The trouble with Miami restaurant Seasalt & Pepper

 

Lawsuit: Infighting peppers the Miami River hot spot

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Lesley Abravanel l Lank@aol.com

Legal writer Julie Kay's article yesterday in the Daily Business Review about bad blood at Seasalt & Pepper may come as no surprise to some, who have been whispering about trouble since before the restaurant even opened. 

A lawsuit filed by owner Stephane Dupoux against his partner Carlos Miranda, two other investors and the company that owns the restaurant's Miami River building claims Dupoux has pretty much been thrown out of the place. Seasalt's attorney, Robert Zarco, says he has been asked to ban Dupoux from eating at the restaurant because of "allegations of disruptive behavior," according to Kay's story.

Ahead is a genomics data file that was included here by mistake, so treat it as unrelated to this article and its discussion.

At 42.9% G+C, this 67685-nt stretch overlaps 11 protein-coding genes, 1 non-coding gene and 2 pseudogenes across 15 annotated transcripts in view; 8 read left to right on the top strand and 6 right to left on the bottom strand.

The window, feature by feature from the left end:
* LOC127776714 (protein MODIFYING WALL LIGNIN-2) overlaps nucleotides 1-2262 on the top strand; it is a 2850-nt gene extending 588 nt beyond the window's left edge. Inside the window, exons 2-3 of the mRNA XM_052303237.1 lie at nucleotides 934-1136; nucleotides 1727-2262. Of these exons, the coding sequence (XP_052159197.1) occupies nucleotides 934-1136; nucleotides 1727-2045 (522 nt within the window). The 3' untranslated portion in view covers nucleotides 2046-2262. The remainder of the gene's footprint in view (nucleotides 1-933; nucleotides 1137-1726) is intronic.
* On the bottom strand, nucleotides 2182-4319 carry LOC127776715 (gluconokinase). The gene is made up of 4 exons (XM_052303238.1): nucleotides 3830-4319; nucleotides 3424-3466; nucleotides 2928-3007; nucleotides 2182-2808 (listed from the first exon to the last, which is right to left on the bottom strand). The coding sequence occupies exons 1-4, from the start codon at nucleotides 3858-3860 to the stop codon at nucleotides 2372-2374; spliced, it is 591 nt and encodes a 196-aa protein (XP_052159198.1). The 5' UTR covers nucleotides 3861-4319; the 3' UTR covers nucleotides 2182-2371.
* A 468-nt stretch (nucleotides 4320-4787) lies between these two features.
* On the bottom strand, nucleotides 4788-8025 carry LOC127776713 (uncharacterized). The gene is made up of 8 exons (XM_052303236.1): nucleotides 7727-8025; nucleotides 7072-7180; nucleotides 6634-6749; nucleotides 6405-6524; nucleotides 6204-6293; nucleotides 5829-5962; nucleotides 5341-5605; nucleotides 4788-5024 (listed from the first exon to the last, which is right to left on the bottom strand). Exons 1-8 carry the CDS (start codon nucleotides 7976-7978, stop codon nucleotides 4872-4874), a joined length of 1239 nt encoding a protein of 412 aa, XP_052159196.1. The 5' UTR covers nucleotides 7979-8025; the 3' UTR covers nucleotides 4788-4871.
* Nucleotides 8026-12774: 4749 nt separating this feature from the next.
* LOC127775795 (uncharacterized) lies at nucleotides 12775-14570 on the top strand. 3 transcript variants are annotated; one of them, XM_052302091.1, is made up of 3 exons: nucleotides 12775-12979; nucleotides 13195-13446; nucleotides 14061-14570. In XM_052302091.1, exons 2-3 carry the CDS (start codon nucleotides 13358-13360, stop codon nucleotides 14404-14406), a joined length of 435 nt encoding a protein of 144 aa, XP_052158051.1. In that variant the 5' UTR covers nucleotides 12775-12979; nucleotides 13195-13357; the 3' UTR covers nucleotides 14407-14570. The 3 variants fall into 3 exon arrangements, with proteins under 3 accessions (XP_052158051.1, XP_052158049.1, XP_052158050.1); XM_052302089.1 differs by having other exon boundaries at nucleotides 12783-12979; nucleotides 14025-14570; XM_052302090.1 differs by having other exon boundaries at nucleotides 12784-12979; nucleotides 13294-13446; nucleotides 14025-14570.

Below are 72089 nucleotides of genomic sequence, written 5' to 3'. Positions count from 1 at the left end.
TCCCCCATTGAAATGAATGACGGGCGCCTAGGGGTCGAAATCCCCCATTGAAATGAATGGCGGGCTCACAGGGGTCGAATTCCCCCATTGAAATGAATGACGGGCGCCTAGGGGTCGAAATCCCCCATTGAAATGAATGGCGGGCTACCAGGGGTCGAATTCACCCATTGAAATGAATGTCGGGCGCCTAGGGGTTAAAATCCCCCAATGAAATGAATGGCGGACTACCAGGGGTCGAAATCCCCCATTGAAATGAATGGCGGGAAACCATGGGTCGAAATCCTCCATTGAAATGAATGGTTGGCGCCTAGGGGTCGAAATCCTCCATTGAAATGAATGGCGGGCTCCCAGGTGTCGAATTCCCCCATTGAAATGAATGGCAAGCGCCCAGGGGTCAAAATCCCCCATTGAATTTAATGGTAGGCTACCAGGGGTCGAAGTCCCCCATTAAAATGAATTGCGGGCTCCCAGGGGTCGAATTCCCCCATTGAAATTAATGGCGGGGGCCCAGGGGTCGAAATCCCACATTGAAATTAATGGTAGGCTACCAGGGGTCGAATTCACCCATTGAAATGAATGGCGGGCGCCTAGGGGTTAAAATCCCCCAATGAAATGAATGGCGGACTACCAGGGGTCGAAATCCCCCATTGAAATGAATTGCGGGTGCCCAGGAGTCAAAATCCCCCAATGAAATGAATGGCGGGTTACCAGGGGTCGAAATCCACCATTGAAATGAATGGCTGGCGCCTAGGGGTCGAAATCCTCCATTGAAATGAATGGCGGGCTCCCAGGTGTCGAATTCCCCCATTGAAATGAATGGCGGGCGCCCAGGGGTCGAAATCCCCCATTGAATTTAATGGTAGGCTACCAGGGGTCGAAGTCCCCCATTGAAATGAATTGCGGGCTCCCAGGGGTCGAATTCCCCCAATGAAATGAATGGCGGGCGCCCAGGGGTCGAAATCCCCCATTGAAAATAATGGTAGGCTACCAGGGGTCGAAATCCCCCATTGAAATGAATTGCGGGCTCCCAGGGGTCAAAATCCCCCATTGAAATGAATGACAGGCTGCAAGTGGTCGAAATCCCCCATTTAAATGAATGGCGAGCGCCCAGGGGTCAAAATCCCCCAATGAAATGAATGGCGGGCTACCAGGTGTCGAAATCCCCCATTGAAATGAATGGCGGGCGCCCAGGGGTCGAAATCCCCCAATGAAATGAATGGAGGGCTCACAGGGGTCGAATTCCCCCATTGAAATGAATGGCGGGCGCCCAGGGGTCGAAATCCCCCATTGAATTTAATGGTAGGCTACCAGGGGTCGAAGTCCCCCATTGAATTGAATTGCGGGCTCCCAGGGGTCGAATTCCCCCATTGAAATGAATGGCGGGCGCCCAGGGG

Dupoux's lawsuit goes on to allege that "Miranda, who by virtue of a resolution purports to have management rights in Seasalt, has made a series of decisions which fundamentally alter the restaurant concept, compromise the restaurant's reputation and image, and undermine the restaurant's future success."

Dupoux also says the restaurant brings in $300,000 a week.

An allegation that's not mentioned in the lawsuit (but one that we experienced firsthand): the restaurant's management has been known to issue fake celebrity sightings in an attempt to stir up publicity. Not shocking or lawsuit-worthy, of course, but still ... more than a little shady, to say the least. 

We contacted a spokesperson for the restaurant for comment and have yet to hear back. Stay tuned. 

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